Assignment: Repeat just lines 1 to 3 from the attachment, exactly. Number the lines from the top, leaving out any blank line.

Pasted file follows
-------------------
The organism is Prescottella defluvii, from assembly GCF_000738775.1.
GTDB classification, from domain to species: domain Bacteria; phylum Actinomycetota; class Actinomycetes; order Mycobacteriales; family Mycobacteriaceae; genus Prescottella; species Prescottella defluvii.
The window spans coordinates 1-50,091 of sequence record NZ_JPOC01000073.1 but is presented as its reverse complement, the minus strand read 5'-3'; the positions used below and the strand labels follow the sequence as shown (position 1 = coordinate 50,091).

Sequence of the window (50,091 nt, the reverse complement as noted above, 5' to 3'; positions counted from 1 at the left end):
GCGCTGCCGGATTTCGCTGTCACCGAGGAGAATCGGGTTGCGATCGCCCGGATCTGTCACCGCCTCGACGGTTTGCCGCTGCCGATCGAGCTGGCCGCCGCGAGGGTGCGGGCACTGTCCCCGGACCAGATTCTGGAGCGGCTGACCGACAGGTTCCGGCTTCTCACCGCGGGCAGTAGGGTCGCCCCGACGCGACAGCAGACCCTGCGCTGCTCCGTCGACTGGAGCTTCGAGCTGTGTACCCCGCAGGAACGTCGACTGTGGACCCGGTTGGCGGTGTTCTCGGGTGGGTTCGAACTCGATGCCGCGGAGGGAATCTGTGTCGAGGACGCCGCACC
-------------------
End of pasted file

The organism is Prescottella defluvii, from assembly GCF_000738775.1.
GTDB classification, from domain to species: domain Bacteria; phylum Actinomycetota; class Actinomycetes; order Mycobacteriales; family Mycobacteriaceae; genus Prescottella; species Prescottella defluvii.
The window spans coordinates 1-50,091 of sequence record NZ_JPOC01000073.1 but is presented as its reverse complement, the minus strand read 5'-3'; the positions used below and the strand labels follow the sequence as shown (position 1 = coordinate 50,091).